Navy Policy Will Allow Women To Serve Aboard Submarines
Story Number: NNS100428-31
From Commander, Submarine Forces Public Affairs
NORFOLK, Va (NNS) -- The Department of the Navy has announced a policy change that will allow women to serve on submarines. The change was considered by Congress after Secretary of Defense Robert Gates formally presented a letter to congressional leaders Feb. 19, 2010 notifying them of the Department of Navy's desire to reverse current policy of prohibiting submarine service to women.
"There are extremely capable women in the Navy who have the talent and desire to succeed in the submarine force," said the Honorable Ray Mabus, Secretary of the Navy. "Enabling them to serve in the submarine community is best for the submarine force and our Navy. We literally could not run the Navy without women today."
On July 28, 1994, Congress was notified of policy changes to expand the number of assignments available to women in the Navy. At that time, opening assignments aboard submarines to women was deemed cost prohibitive and assignments on submarines remained closed. Currently, women make up 15 percent of the active duty Navy – 52,446 of 330,700. Integrating women into the submarine force increases the talent pool for officer accessions and subsequently the force's overall readiness, ensuring that the U.S. Submarine Force will remain the world's most capable for ensuing decades.
"The young women that have come up to me since we announced our intention to change the policy have such great enthusiasm," said Adm. Gary Roughead, Chief of Naval Operations. "Knowing the great young women we have serving in the Navy, as a former commanding officer of a ship that had a mixed gender crew, to me it would be foolish to not take the great talent, the great confidence and intellect of the young women who serve in our Navy today and bring that into our submarine force."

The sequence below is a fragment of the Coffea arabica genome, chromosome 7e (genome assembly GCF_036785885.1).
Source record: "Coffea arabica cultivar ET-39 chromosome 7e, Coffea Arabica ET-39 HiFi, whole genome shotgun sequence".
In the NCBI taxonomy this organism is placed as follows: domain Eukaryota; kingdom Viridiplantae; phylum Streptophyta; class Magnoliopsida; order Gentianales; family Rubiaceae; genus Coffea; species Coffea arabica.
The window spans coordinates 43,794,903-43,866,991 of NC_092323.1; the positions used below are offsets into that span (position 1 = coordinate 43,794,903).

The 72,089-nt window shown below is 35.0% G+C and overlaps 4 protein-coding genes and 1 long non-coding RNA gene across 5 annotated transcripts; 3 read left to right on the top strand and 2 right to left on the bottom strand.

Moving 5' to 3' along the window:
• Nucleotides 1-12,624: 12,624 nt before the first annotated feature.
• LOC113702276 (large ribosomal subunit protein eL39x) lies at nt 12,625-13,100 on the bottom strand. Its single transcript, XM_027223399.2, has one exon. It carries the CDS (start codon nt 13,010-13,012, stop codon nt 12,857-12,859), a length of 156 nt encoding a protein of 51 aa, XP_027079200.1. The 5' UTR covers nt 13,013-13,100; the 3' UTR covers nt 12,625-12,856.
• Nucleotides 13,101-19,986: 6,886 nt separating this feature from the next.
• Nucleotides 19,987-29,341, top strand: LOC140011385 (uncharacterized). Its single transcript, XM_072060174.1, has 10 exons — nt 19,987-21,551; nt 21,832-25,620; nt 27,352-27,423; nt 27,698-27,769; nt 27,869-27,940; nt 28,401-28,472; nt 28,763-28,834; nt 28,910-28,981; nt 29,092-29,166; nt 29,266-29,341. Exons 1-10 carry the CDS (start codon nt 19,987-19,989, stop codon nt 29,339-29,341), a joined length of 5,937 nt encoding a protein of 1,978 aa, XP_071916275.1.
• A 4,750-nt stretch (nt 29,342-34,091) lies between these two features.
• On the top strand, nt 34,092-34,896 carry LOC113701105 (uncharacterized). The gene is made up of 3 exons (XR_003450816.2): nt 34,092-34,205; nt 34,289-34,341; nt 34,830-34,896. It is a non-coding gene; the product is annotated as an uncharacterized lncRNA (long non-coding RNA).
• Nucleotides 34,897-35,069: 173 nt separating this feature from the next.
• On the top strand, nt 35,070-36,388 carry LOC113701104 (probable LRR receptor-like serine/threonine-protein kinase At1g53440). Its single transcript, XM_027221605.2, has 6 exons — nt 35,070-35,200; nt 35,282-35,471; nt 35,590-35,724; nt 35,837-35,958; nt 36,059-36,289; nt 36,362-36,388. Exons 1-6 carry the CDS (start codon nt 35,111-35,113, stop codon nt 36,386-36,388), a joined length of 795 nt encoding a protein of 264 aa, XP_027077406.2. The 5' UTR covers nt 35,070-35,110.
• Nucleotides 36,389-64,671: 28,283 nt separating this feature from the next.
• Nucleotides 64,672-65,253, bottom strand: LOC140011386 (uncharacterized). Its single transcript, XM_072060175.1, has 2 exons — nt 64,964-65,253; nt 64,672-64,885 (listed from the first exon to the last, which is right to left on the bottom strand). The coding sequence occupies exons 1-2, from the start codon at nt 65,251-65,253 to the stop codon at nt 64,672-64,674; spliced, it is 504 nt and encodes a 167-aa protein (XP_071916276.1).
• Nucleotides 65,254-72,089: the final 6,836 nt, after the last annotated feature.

"Today, women earn about half of all science and engineering bachelor's degrees," said Vice Adm. John J. Donnelly, Commander, Naval Submarine Forces. "There are capable women who have the interest, talent, and desire to succeed in the submarine force. Maintaining the best submarine force in the world requires us to recruit from the largest possible talent pool."
Implementing the policy change will begin by assigning three female officers in eight different crews of guided-missile attack (SSGNs) and ballistic missile submarines (SSBNs). The assignments involve two submarines on the East Coast and two on the West Coast, each of which is supported by a Blue and Gold crew. More living space is available aboard these platforms which will require no modification, permitting the Navy to move quickly on integrating female officers in submarines.
"We need to open up the aperture for submarine officer selection to maintain our current selectivity," said Rear Adm. Barry L. Bruner, Commander, Submarine Group Ten and leader of the Women in Submarines Task Force. "The key to making this significant change happen successfully will be correctly carrying out the plan and also ensuring that we educate the force and their families."
SSGNs provide the Navy with an unprecedented combination of strike and special operation mission capability within a stealthy, clandestine platform, while SSBNs are specifically designed for extended strategic deterrent patrols. There are currently 14 SSBNs and four SSGNs in the Navy's inventory, each with two crews assigned.
The female officers would be assigned after completing the 15-month submarine officer training pipeline, which consists of nuclear power school, prototype training, and the Submarine Officer Basic Course. The SSBNs are billeted for 15 officers and 140 enlisted, while the SSGNs have a crew allotment of 15 officers and 144 enlisted.
"We have created a well-thought-out plan to phase in the female officers to the selected SSGN and SSBN submarine crews," added Donnelly. "Enabling these bright and talented female officers to serve will be a great asset to our submarine force, our Navy, and the strength of our military."
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